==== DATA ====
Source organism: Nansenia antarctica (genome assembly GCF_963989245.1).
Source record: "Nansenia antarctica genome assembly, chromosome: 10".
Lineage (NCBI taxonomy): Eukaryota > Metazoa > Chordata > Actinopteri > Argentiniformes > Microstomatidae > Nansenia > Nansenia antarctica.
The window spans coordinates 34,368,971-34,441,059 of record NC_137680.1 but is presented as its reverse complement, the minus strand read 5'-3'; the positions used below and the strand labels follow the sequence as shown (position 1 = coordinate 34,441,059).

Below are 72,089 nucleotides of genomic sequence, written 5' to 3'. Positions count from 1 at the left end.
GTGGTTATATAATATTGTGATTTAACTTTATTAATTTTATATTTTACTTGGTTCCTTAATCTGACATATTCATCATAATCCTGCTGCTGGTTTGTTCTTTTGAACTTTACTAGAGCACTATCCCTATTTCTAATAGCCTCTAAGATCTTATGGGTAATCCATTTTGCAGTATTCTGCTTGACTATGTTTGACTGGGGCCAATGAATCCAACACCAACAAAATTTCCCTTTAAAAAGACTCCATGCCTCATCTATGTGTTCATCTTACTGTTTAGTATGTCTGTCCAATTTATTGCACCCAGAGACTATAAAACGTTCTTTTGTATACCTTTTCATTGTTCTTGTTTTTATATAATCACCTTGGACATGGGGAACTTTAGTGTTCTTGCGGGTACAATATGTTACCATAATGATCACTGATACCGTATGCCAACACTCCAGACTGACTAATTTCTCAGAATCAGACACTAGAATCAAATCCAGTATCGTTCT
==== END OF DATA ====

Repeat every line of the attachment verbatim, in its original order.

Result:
Source organism: Nansenia antarctica (genome assembly GCF_963989245.1).
Source record: "Nansenia antarctica genome assembly, chromosome: 10".
Lineage (NCBI taxonomy): Eukaryota > Metazoa > Chordata > Actinopteri > Argentiniformes > Microstomatidae > Nansenia > Nansenia antarctica.
The window spans coordinates 34,368,971-34,441,059 of record NC_137680.1 but is presented as its reverse complement, the minus strand read 5'-3'; the positions used below and the strand labels follow the sequence as shown (position 1 = coordinate 34,441,059).

Below are 72,089 nucleotides of genomic sequence, written 5' to 3'. Positions count from 1 at the left end.
GTGGTTATATAATATTGTGATTTAACTTTATTAATTTTATATTTTACTTGGTTCCTTAATCTGACATATTCATCATAATCCTGCTGCTGGTTTGTTCTTTTGAACTTTACTAGAGCACTATCCCTATTTCTAATAGCCTCTAAGATCTTATGGGTAATCCATTTTGCAGTATTCTGCTTGACTATGTTTGACTGGGGCCAATGAATCCAACACCAACAAAATTTCCCTTTAAAAAGACTCCATGCCTCATCTATGTGTTCATCTTACTGTTTAGTATGTCTGTCCAATTTATTGCACCCAGAGACTATAAAACGTTCTTTTGTATACCTTTTCATTGTTCTTGTTTTTATATAATCACCTTGGACATGGGGAACTTTAGTGTTCTTGCGGGTACAATATGTTACCATAATGATCACTGATACCGTATGCCAACACTCCAGACTGACTAATTTCTCAGAATCAGACACTAGAATCAAATCCAGTATCGTTCT